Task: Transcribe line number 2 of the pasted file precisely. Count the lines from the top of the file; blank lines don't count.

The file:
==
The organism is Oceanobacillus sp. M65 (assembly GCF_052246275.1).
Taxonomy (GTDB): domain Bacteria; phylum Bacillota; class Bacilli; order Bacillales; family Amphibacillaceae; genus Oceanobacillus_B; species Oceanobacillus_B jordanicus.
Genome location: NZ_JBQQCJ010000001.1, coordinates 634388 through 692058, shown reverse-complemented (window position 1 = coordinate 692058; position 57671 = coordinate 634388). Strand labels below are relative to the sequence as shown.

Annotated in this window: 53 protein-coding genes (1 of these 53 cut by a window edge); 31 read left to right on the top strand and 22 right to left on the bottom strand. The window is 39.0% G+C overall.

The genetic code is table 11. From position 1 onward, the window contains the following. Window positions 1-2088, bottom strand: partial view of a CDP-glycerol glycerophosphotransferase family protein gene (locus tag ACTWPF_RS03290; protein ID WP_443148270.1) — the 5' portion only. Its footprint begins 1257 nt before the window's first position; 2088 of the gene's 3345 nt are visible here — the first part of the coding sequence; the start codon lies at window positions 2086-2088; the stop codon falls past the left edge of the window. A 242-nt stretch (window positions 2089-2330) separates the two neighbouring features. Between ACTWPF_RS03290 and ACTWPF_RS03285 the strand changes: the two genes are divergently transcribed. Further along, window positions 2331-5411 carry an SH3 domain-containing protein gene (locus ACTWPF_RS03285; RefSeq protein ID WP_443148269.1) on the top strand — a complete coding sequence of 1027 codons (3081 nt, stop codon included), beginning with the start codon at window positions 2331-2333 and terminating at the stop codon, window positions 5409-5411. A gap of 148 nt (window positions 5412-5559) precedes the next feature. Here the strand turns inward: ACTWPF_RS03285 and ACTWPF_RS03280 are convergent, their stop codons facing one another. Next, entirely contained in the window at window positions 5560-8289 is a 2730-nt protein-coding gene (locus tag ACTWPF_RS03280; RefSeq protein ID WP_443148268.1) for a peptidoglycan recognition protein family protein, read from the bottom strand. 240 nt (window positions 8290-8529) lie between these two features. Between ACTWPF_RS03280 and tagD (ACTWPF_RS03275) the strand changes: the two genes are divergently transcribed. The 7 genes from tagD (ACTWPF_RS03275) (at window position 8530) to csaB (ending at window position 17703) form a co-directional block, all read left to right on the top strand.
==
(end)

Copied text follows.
Taxonomy (GTDB): domain Bacteria; phylum Bacillota; class Bacilli; order Bacillales; family Amphibacillaceae; genus Oceanobacillus_B; species Oceanobacillus_B jordanicus.